Following the first day of his freshman English class, Arthur explained, the professor called him aside. “Drop this course,” she warned, “because you won’t pass. And if you tell anyone I told you this, it’ll be your word against mine.” The only difference between Arthur and the rest of the class was that Arthur was its only African-American student. If racism has made the news more lately, it’s not because it wasn’t happening before.
After the deepest tragedy in my young life, an African-American grandmother and her five granddaughters embraced me as a member of their family. Their church circles nurtured me back to wholeness; I found that they knew how to deal with pain more deeply than the conservative white evangelical churches of which I’d been a part.
I had always believed that ethnic reconciliation was valuable, but as I began to explore Scripture it became clear how prominent the themes of justice and race were. Especially throughout the New Testament, as Jesus and his followers reached out to Samaritans or Gentiles, they modeled bridging ethnic barriers. One need look no farther than Romans, Galatians and Ephesians; the diverse peoples before God’s throne in Revelation; the Gentile mission in Matthew; and so forth. If God would summon us to surmount a barrier that he himself had established in history—the division between Israel and Gentiles—how much more would he summon us to surmount every other barrier, barriers established by human sin and selfishness?
When Jesus drove moneychangers from the temple, he quoted from Isa 56:7: “My house will be called a house of prayer for all peoples” (Mark 11:17). Although the Old Testament welcomed Gentiles as well as Israelites (1 Kgs 8:41-43), new interpretations of purity regulations now restricted them. The outer court was the only place where Gentiles were welcome in Herod’s temple; signs warned that any Gentile passing beyond this point was responsible for their own death. Yet this outer court was being co-opted by the organizational demands of the temple establishment, and Jesus protested it, warning of coming judgment (with additional words from Jer 7). Jesus came to establish a new place of worship that transcended such sites as Jerusalem or the Samaritans’ Mount Gerizim: “in Spirit and in truth” (John 4:20-24).
Years later, Paul’s detractors wrongly accused him of having taken a Gentile past the dividing wall that separated the outer court from the inner temple precincts (Acts 21:28). Paul makes use of the occasion to preach about Jesus, but for him the true gospel of reconciliation with God had to include reconciliation with one’s prospective brothers and sisters in Christ. Once he mentions a mission to the Gentiles, however, the already suspicious crowd erupts with calls for his death (Acts 22:21-22).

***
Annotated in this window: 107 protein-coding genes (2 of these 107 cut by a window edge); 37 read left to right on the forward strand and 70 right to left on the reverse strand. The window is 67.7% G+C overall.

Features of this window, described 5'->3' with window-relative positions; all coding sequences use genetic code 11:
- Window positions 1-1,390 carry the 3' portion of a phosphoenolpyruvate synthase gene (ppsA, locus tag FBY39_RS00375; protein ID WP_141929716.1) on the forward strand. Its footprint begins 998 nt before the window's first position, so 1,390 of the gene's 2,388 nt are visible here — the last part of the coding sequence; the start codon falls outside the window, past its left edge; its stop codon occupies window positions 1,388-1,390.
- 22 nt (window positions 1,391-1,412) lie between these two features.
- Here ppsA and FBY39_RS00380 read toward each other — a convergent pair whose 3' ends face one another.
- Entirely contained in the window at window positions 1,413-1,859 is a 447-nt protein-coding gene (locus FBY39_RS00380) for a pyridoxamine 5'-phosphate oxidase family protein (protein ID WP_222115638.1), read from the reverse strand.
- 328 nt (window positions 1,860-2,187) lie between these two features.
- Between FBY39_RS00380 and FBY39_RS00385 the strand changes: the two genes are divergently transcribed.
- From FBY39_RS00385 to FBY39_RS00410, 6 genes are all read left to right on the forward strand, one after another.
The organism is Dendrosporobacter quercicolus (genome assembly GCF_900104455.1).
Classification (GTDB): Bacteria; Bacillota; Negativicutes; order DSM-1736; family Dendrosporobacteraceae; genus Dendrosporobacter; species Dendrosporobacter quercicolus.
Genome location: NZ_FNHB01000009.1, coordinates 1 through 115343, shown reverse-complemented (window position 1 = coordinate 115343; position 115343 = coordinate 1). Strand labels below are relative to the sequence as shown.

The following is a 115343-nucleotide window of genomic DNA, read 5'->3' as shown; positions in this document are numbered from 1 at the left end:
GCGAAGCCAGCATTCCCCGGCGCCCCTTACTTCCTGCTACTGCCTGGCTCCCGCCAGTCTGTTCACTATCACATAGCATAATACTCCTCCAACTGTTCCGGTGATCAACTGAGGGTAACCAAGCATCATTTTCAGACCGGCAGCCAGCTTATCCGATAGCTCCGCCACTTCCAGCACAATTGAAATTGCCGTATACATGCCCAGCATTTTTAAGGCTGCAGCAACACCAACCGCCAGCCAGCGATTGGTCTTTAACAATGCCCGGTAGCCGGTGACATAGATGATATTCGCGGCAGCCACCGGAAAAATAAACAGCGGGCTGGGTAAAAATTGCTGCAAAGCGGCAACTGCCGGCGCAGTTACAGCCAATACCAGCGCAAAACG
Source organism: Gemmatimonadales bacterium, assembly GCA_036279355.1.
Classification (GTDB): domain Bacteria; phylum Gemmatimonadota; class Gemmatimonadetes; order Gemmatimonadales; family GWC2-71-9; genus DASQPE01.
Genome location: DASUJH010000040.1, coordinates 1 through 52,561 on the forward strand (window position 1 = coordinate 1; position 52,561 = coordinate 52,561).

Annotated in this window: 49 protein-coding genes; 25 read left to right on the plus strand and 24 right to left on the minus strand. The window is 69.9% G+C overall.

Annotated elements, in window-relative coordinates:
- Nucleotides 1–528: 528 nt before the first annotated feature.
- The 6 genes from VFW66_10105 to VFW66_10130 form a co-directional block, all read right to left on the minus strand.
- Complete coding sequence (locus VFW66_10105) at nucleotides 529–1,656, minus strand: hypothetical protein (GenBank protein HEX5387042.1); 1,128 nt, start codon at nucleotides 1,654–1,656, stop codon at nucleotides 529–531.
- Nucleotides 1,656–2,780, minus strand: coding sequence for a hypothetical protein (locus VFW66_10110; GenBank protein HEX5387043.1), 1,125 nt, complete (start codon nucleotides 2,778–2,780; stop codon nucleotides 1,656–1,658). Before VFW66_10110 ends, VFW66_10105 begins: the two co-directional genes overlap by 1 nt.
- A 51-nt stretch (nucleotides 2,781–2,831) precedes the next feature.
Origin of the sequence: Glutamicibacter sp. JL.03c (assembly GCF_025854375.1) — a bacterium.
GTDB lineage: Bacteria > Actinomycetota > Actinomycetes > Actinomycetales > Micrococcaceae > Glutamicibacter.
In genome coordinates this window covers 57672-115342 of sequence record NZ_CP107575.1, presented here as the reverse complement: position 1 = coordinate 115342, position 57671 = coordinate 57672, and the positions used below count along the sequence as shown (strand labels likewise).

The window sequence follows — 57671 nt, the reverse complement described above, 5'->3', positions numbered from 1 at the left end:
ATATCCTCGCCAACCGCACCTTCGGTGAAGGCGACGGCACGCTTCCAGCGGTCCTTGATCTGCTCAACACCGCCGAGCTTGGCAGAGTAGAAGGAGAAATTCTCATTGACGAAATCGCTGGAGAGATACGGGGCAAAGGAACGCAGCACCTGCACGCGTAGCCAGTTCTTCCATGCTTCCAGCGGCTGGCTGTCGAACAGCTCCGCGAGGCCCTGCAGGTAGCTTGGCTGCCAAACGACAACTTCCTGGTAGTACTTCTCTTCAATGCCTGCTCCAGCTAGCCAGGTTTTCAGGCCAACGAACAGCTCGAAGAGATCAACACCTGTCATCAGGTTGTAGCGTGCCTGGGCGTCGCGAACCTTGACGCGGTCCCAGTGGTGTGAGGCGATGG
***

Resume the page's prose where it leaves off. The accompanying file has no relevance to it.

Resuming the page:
This ensuing riot lands Paul in Roman custody, from which he authors a letter to believers in the same region (the Roman province of Asia) from which his accusers (and the falsely accused Gentile) hailed (Acts 21:27-29). For both Paul and his audience, there could be no greater symbol of this division between Jew and Gentile than this dividing wall in the Jerusalem temple; yet Paul audaciously proclaims that this dividing wall has been shattered by the cross of Christ (Eph 2:14-16). Indeed, Christ has established a new, spiritual temple by the Spirit, made of both Jews and the once-unwelcome Gentiles (2:20-22).
The world in which Paul proclaimed no spiritual difference between Jew and Gentile (Gal 3:28) was not a world that valued ethnic reconciliation; only a few years after Paul left Caesarea for Rome, Caesarea’s streets erupted into bloodshed as local Syrians slaughtered the city’s Jewish community. Nevertheless, the gospel is truth, whether its message is popular or not.
Because of Grandma Johnson and her granddaughters, I was able to hear Arthur and other African-American Christians as they shared with me their experiences of racism. In the racially-divided community in which we then lived, there were two sides; the white side, which had initiated slavery, Jim Crow, lynchings, and subsequent acts of racism, and the African-American community, which, as a group, had never even had the social power to mistreat the white community. It seemed clear to me which side the God of justice would favor. That’s why I converted—I became part of the Black Church, being ordained in an African-American church in 1991. Since then, at various points I have witnessed racism for myself as well as hearing other reports.
Of course, the dynamics vary from one place to another. To my surprise, my wife, who is from Congo, was openly told by a prospective employer in France, “We don’t hire blacks here.” She has reported no experience of racism in Wilmore or the Asbury community, though some African-American and international students have experienced it from individuals even here.
Jesus and Paul worked hard to cross ethnic barriers to reach even unbelievers. How much more ought we as Christians from different races to partner across ethnic lines to work for justice and peace.
Dr. Craig Keener is also a valued contributor to Seedbed.com.